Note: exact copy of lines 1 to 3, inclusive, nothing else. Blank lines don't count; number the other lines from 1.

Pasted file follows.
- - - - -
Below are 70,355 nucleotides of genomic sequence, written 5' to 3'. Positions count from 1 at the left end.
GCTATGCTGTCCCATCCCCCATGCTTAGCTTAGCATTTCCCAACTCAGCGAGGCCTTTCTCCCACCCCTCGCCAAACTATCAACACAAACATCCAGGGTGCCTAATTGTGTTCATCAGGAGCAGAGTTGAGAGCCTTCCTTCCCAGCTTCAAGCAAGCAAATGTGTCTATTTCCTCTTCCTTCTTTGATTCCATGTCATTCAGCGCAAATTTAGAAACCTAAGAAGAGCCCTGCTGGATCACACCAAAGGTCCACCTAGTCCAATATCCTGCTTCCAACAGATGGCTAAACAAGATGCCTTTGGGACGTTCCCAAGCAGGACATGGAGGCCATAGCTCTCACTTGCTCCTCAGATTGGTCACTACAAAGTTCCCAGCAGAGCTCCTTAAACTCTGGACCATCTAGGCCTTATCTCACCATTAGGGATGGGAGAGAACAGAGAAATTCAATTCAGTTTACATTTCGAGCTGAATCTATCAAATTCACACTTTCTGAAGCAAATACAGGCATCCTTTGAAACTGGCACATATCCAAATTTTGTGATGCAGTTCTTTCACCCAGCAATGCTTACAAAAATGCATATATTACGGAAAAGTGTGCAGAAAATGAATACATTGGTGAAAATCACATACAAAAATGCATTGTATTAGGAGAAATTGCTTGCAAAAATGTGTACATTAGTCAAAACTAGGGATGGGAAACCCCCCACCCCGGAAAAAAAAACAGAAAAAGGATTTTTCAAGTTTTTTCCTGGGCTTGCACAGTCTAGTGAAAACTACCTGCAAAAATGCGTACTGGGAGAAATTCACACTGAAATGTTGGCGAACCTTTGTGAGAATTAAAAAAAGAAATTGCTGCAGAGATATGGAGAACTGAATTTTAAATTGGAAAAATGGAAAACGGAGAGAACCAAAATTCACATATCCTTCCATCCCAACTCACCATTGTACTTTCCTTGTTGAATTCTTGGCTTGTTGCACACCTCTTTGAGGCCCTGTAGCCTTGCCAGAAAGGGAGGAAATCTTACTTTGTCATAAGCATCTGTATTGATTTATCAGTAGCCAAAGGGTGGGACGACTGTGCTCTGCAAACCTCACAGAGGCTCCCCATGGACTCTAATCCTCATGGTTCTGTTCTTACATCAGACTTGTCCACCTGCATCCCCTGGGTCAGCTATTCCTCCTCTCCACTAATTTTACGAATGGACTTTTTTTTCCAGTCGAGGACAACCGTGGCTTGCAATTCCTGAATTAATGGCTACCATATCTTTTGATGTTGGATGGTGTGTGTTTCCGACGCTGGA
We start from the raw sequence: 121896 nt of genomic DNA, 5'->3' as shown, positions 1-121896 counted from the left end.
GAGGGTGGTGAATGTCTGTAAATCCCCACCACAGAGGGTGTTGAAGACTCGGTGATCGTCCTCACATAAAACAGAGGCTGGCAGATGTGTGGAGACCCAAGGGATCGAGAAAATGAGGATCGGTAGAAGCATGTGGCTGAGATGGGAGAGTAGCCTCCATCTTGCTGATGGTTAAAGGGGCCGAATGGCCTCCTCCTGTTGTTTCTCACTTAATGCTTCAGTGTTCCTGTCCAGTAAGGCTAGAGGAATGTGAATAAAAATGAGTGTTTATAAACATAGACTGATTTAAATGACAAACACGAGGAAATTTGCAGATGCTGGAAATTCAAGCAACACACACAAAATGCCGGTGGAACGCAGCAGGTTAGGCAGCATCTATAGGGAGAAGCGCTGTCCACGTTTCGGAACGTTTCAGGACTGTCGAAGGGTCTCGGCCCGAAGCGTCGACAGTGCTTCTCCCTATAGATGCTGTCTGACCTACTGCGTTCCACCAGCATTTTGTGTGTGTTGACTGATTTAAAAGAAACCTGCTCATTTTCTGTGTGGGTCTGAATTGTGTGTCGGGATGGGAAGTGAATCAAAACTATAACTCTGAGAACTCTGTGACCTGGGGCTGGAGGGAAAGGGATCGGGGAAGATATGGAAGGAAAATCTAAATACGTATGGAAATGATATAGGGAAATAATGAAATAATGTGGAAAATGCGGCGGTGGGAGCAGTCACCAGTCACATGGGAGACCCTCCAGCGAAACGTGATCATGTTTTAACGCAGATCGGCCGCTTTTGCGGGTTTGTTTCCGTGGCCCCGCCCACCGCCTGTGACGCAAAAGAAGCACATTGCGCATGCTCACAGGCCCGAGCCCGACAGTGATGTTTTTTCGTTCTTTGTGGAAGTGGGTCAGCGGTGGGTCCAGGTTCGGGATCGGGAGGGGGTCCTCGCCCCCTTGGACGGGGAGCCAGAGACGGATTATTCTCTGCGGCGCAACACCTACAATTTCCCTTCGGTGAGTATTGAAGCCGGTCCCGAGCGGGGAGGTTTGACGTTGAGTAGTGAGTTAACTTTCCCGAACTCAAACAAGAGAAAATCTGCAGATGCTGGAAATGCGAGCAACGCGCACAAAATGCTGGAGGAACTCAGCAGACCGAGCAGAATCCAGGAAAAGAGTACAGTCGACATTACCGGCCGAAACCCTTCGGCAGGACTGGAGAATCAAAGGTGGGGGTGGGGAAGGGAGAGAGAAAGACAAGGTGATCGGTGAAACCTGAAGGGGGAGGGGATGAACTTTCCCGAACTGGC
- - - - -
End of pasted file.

Below are 70,355 nucleotides of genomic sequence, written 5' to 3'. Positions count from 1 at the left end.
GCTATGCTGTCCCATCCCCCATGCTTAGCTTAGCATTTCCCAACTCAGCGAGGCCTTTCTCCCACCCCTCGCCAAACTATCAACACAAACATCCAGGGTGCCTAATTGTGTTCATCAGGAGCAGAGTTGAGAGCCTTCCTTCCCAGCTTCAAGCAAGCAAATGTGTCTATTTCCTCTTCCTTCTTTGATTCCATGTCATTCAGCGCAAATTTAGAAACCTAAGAAGAGCCCTGCTGGATCACACCAAAGGTCCACCTAGTCCAATATCCTGCTTCCAACAGATGGCTAAACAAGATGCCTTTGGGACGTTCCCAAGCAGGACATGGAGGCCATAGCTCTCACTTGCTCCTCAGATTGGTCACTACAAAGTTCCCAGCAGAGCTCCTTAAACTCTGGACCATCTAGGCCTTATCTCACCATTAGGGATGGGAGAGAACAGAGAAATTCAATTCAGTTTACATTTCGAGCTGAATCTATCAAATTCACACTTTCTGAAGCAAATACAGGCATCCTTTGAAACTGGCACATATCCAAATTTTGTGATGCAGTTCTTTCACCCAGCAATGCTTACAAAAATGCATATATTACGGAAAAGTGTGCAGAAAATGAATACATTGGTGAAAATCACATACAAAAATGCATTGTATTAGGAGAAATTGCTTGCAAAAATGTGTACATTAGTCAAAACTAGGGATGGGAAACCCCCCACCCCGGAAAAAAAAACAGAAAAAGGATTTTTCAAGTTTTTTCCTGGGCTTGCACAGTCTAGTGAAAACTACCTGCAAAAATGCGTACTGGGAGAAATTCACACTGAAATGTTGGCGAACCTTTGTGAGAATTAAAAAAAGAAATTGCTGCAGAGATATGGAGAACTGAATTTTAAATTGGAAAAATGGAAAACGGAGAGAACCAAAATTCACATATCCTTCCATCCCAACTCACCATTGTACTTTCCTTGTTGAATTCTTGGCTTGTTGCACACCTCTTTGAGGCCCTGTAGCCTTGCCAGAAAGGGAGGAAATCTTACTTTGTCATAAGCATCTGTATTGATTTATCAGTAGCCAAAGGGTGGGACGACTGTGCTCTGCAAACCTCACAGAGGCTCCCCATGGACTCTAATCCTCATGGTTCTGTTCTTACATCAGACTTGTCCACCTGCATCCCCTGGGTCAGCTATTCCTCCTCTCCACTAATTTTACGAATGGACTTTTTTTTCCAGTCGAGGACAACCGTGGCTTGCAATTCCTGAATTAATGGCTACCATATCTTTTGATGTTGGATGGTGTGTGTTTCCGACGCTGGA
We start from the raw sequence: 121896 nt of genomic DNA, 5'->3' as shown, positions 1-121896 counted from the left end.